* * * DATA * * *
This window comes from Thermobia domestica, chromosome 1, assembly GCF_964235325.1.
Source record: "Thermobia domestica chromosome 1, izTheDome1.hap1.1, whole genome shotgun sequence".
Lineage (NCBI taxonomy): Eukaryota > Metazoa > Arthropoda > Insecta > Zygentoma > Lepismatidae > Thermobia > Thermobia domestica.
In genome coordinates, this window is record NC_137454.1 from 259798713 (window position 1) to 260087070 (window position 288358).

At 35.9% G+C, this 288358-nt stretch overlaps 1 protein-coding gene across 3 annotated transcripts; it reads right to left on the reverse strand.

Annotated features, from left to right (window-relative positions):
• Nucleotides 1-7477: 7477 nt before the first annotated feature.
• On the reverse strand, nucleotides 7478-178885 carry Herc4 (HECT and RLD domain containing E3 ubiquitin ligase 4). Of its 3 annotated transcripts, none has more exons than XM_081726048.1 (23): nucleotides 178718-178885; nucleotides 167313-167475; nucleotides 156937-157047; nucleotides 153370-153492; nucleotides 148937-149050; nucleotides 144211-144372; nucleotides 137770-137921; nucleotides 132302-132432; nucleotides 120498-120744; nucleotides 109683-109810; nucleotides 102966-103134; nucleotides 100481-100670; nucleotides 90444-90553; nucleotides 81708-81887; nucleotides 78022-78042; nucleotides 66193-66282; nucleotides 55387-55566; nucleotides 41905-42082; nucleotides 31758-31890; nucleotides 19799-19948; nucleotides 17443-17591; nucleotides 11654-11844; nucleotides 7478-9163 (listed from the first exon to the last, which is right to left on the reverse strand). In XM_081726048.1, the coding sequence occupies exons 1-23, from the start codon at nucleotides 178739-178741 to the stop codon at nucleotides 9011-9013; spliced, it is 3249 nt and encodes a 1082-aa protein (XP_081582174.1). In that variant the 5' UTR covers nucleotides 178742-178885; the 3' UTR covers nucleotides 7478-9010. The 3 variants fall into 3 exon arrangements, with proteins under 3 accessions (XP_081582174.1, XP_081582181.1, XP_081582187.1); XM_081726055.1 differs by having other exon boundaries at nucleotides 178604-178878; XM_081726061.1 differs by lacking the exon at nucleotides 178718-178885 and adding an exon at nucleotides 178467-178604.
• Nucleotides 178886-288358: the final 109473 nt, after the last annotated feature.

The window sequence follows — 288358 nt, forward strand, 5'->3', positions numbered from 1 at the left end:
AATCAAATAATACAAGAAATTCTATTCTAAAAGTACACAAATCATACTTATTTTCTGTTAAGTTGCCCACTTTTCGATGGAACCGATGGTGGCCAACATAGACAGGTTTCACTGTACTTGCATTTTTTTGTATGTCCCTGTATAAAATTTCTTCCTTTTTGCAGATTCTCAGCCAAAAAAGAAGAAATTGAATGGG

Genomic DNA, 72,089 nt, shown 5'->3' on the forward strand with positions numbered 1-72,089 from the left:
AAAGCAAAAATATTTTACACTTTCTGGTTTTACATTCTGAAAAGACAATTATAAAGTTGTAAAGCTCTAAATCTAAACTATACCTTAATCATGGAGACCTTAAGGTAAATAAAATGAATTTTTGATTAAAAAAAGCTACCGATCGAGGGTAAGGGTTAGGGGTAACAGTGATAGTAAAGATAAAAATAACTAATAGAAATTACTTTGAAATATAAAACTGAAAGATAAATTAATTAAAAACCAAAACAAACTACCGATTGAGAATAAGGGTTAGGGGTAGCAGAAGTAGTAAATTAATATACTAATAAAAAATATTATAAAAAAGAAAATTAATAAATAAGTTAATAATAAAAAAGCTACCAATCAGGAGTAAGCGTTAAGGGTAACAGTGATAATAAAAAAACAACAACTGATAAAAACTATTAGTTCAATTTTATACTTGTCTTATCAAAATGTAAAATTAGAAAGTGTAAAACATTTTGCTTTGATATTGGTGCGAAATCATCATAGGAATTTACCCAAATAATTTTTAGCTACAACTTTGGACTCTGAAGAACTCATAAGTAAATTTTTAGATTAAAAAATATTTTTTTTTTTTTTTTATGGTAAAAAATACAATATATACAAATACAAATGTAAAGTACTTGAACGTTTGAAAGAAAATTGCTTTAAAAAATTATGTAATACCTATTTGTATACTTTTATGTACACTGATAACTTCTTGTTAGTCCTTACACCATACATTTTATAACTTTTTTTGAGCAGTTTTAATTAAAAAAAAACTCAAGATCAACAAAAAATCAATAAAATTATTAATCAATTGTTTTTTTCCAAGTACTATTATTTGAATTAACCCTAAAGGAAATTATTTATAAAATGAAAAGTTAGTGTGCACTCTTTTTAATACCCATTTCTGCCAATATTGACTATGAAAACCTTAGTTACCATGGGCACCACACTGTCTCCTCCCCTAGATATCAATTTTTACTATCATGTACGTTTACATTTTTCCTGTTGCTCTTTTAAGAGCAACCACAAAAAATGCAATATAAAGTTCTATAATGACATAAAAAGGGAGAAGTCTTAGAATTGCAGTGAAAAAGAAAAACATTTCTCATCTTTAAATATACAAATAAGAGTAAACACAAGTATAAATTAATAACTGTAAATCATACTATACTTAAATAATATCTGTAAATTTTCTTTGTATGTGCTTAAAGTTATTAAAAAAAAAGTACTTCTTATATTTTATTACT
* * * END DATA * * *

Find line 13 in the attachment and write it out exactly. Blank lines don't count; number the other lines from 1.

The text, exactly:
AAAGCAAAAATATTTTACACTTTCTGGTTTTACATTCTGAAAAGACAATTATAAAGTTGTAAAGCTCTAAATCTAAACTATACCTTAATCATGGAGACCTTAAGGTAAATAAAATGAATTTTTGATTAAAAAAAGCTACCGATCGAGGGTAAGGGTTAGGGGTAACAGTGATAGTAAAGATAAAAATAACTAATAGAAATTACTTTGAAATATAAAACTGAAAGATAAATTAATTAAAAACCAAAACAAACTACCGATTGAGAATAAGGGTTAGGGGTAGCAGAAGTAGTAAATTAATATACTAATAAAAAATATTATAAAAAAGAAAATTAATAAATAAGTTAATAATAAAAAAGCTACCAATCAGGAGTAAGCGTTAAGGGTAACAGTGATAATAAAAAAACAACAACTGATAAAAACTATTAGTTCAATTTTATACTTGTCTTATCAAAATGTAAAATTAGAAAGTGTAAAACATTTTGCTTTGATATTGGTGCGAAATCATCATAGGAATTTACCCAAATAATTTTTAGCTACAACTTTGGACTCTGAAGAACTCATAAGTAAATTTTTAGATTAAAAAATATTTTTTTTTTTTTTTTATGGTAAAAAATACAATATATACAAATACAAATGTAAAGTACTTGAACGTTTGAAAGAAAATTGCTTTAAAAAATTATGTAATACCTATTTGTATACTTTTATGTACACTGATAACTTCTTGTTAGTCCTTACACCATACATTTTATAACTTTTTTTGAGCAGTTTTAATTAAAAAAAAACTCAAGATCAACAAAAAATCAATAAAATTATTAATCAATTGTTTTTTTCCAAGTACTATTATTTGAATTAACCCTAAAGGAAATTATTTATAAAATGAAAAGTTAGTGTGCACTCTTTTTAATACCCATTTCTGCCAATATTGACTATGAAAACCTTAGTTACCATGGGCACCACACTGTCTCCTCCCCTAGATATCAATTTTTACTATCATGTACGTTTACATTTTTCCTGTTGCTCTTTTAAGAGCAACCACAAAAAATGCAATATAAAGTTCTATAATGACATAAAAAGGGAGAAGTCTTAGAATTGCAGTGAAAAAGAAAAACATTTCTCATCTTTAAATATACAAATAAGAGTAAACACAAGTATAAATTAATAACTGTAAATCATACTATACTTAAATAATATCTGTAAATTTTCTTTGTATGTGCTTAAAGTTATTAAAAAAAAAGTACTTCTTATATTTTATTACT